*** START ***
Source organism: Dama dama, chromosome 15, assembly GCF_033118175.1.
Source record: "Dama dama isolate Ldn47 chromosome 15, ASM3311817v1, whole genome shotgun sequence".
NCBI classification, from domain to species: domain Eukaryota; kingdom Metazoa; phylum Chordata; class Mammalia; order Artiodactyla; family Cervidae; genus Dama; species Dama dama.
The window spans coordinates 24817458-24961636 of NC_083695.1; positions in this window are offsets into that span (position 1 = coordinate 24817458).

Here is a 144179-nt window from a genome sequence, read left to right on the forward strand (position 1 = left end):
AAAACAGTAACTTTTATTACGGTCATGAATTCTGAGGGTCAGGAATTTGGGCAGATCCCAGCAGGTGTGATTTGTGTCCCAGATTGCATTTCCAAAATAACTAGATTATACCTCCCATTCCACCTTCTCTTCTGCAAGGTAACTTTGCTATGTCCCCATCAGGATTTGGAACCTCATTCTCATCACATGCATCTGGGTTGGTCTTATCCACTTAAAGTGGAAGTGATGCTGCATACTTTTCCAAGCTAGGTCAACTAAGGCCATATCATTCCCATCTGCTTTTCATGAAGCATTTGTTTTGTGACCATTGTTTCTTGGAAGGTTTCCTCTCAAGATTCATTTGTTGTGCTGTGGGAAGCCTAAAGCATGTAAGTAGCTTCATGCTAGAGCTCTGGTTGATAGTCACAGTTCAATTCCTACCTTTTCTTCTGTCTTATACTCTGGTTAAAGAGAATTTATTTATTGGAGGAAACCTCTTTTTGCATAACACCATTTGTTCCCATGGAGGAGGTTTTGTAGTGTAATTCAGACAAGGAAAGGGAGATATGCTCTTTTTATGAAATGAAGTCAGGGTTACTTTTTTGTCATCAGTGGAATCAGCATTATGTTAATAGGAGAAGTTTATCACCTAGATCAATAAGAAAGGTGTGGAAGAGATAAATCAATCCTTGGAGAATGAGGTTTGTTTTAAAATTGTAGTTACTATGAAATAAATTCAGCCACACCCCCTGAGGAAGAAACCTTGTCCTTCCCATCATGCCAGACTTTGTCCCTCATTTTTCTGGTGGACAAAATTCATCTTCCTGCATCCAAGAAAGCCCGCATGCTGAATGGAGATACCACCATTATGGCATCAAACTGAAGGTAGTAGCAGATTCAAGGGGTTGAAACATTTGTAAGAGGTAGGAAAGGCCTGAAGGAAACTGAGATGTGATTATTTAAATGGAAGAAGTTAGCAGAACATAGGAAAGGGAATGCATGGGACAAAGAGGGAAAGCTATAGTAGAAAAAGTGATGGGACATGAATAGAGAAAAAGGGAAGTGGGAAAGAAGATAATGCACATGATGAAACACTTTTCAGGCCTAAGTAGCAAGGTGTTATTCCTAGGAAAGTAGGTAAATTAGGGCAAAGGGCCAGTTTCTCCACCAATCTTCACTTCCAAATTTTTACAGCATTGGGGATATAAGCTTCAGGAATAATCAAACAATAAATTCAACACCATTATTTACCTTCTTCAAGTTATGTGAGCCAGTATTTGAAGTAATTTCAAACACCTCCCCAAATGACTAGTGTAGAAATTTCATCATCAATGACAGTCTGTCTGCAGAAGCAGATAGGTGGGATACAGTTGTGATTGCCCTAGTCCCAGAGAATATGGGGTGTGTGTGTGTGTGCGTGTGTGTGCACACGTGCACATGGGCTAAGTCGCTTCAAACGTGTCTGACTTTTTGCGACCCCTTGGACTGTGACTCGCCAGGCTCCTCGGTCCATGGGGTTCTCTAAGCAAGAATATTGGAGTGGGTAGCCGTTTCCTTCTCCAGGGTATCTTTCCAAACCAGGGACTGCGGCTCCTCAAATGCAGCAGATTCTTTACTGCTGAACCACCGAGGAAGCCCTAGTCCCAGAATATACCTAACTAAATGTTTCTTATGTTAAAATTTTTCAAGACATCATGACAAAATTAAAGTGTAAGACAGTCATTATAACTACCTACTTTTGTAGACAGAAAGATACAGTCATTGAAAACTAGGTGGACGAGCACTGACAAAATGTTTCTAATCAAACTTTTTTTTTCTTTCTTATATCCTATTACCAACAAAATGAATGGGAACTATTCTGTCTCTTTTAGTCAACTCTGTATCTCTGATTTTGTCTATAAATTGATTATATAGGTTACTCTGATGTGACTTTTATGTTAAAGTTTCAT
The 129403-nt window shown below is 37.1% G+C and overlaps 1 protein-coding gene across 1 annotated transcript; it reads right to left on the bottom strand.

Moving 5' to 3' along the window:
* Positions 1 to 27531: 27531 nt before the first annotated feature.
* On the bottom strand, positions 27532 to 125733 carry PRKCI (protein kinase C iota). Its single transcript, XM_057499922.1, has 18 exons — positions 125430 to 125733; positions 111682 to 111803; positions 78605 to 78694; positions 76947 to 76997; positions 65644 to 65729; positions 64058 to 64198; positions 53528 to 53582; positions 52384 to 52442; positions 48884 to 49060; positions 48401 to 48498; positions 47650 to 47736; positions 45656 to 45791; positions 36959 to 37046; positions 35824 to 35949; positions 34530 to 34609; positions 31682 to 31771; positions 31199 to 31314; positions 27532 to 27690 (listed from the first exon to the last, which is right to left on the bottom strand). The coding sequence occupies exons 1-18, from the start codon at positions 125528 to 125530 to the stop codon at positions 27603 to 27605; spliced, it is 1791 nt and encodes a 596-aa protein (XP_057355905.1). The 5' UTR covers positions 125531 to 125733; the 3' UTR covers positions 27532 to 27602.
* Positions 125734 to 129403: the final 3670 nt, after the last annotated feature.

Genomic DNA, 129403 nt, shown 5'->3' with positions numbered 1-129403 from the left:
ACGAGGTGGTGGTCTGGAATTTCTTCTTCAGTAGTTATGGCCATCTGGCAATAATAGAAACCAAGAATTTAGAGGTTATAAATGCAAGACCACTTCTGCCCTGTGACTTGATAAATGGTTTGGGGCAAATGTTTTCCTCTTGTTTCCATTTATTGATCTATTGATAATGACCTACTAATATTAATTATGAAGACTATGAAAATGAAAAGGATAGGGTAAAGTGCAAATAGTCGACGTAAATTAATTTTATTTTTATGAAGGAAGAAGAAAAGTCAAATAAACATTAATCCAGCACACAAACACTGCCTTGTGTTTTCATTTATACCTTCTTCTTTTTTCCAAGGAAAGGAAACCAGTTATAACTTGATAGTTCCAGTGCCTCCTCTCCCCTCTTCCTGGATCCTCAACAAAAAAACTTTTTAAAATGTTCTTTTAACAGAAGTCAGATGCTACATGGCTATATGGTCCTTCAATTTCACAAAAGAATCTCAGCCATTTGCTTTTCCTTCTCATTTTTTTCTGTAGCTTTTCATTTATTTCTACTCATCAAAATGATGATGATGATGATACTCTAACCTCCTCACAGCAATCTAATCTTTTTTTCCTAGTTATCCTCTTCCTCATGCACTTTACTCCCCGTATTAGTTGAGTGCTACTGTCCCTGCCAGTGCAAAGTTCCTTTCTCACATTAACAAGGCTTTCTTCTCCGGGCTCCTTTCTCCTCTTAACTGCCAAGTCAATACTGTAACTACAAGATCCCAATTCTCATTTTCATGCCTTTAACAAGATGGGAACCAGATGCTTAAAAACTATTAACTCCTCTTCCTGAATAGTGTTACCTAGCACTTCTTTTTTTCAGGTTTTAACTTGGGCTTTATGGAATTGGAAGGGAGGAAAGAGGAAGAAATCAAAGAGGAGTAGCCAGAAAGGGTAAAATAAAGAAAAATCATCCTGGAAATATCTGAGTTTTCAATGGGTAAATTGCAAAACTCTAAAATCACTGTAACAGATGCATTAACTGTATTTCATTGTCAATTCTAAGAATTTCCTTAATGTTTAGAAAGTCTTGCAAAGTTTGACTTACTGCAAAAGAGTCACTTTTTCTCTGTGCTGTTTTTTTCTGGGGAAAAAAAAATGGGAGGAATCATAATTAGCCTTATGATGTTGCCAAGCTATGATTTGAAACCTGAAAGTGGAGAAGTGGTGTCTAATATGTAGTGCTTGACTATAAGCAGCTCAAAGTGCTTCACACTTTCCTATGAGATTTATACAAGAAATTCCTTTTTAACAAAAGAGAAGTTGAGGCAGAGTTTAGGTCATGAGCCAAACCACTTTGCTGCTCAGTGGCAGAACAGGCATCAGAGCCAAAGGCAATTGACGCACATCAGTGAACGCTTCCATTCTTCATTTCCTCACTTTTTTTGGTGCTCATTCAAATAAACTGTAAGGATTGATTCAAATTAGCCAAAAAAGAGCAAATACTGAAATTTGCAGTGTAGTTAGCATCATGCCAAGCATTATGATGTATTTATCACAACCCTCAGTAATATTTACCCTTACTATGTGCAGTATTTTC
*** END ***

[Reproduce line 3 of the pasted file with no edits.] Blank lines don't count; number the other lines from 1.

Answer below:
NCBI classification, from domain to species: domain Eukaryota; kingdom Metazoa; phylum Chordata; class Mammalia; order Artiodactyla; family Cervidae; genus Dama; species Dama dama.